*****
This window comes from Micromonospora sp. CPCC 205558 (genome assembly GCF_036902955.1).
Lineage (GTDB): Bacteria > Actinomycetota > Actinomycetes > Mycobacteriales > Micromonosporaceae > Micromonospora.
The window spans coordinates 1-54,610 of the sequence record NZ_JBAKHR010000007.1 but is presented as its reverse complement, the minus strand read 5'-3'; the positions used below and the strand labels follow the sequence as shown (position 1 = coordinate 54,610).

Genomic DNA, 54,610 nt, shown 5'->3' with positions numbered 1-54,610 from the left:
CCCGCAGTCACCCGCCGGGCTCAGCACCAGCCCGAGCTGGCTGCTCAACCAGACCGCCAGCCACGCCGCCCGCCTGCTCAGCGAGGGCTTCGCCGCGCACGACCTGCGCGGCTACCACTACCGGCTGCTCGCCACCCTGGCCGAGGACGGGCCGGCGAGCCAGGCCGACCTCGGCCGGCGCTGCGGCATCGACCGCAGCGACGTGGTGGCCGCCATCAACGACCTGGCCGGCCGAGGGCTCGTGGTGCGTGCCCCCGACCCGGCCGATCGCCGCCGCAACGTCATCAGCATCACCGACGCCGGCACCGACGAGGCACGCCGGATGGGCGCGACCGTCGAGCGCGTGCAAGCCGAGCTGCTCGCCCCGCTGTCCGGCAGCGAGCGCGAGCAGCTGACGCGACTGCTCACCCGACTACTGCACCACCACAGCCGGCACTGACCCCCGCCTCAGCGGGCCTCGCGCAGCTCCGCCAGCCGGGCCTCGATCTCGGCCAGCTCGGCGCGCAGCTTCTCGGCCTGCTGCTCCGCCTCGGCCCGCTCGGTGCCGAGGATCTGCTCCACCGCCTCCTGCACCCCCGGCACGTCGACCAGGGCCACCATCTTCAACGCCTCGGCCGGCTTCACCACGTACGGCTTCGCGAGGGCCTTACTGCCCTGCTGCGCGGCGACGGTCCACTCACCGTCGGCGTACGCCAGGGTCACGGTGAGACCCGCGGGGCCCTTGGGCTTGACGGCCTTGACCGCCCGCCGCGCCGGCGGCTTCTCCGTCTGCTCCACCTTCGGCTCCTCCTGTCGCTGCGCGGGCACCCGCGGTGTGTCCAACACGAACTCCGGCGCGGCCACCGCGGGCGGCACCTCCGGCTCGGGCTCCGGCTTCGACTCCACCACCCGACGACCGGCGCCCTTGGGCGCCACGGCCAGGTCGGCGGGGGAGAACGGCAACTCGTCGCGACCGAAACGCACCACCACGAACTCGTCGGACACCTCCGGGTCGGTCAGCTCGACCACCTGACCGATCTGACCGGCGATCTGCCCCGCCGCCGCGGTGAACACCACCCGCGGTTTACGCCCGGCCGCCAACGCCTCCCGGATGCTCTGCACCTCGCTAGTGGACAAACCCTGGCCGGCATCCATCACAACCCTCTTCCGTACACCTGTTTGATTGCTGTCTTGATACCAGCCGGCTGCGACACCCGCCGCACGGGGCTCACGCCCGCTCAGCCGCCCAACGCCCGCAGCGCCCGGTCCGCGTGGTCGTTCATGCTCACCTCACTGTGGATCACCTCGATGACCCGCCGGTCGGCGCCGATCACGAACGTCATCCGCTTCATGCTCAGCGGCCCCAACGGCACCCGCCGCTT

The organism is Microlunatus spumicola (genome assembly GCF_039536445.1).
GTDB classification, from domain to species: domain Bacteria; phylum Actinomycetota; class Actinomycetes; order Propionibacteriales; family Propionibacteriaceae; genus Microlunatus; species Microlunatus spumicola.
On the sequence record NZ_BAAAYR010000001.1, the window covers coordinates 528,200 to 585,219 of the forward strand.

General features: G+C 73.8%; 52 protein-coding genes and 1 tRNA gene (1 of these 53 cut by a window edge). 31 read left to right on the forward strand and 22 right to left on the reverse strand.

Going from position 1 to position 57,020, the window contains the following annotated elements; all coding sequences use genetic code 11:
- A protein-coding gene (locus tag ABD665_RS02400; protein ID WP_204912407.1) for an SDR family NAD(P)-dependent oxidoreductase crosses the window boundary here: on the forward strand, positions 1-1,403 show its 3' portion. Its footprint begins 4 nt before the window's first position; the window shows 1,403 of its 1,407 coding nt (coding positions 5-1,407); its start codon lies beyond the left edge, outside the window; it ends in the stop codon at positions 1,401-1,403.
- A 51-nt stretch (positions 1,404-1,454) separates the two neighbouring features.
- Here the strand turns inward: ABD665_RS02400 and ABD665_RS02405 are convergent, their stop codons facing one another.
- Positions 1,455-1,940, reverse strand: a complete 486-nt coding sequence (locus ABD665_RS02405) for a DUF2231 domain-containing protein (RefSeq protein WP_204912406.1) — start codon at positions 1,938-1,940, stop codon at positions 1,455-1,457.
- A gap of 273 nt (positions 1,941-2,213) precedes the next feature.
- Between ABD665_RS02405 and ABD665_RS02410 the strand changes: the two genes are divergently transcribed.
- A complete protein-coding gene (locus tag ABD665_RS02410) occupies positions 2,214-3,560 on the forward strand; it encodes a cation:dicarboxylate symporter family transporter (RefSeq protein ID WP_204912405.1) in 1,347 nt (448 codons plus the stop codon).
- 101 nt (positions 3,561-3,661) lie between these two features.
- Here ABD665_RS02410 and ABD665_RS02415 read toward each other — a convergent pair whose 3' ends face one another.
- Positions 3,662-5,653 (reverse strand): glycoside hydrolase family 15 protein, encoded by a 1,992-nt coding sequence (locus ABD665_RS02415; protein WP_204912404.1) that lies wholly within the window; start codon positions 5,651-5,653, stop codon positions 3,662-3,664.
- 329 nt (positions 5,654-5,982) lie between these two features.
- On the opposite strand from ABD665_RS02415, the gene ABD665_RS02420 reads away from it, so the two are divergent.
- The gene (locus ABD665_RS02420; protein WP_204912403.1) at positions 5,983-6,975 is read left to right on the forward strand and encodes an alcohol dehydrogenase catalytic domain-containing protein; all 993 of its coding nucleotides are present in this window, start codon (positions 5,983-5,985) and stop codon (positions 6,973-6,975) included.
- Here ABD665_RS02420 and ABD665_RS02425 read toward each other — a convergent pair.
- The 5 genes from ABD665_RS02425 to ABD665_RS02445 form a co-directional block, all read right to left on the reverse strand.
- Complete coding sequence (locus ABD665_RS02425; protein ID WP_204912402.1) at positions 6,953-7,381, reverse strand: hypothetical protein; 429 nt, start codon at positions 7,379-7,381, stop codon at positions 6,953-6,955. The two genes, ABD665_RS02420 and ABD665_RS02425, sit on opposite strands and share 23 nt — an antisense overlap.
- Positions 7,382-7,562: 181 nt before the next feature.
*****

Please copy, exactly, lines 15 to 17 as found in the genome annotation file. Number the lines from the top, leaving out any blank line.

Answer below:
- A gap of 273 nt (positions 1,941-2,213) precedes the next feature.
- Between ABD665_RS02405 and ABD665_RS02410 the strand changes: the two genes are divergently transcribed.
- A complete protein-coding gene (locus tag ABD665_RS02410) occupies positions 2,214-3,560 on the forward strand; it encodes a cation:dicarboxylate symporter family transporter (RefSeq protein ID WP_204912405.1) in 1,347 nt (448 codons plus the stop codon).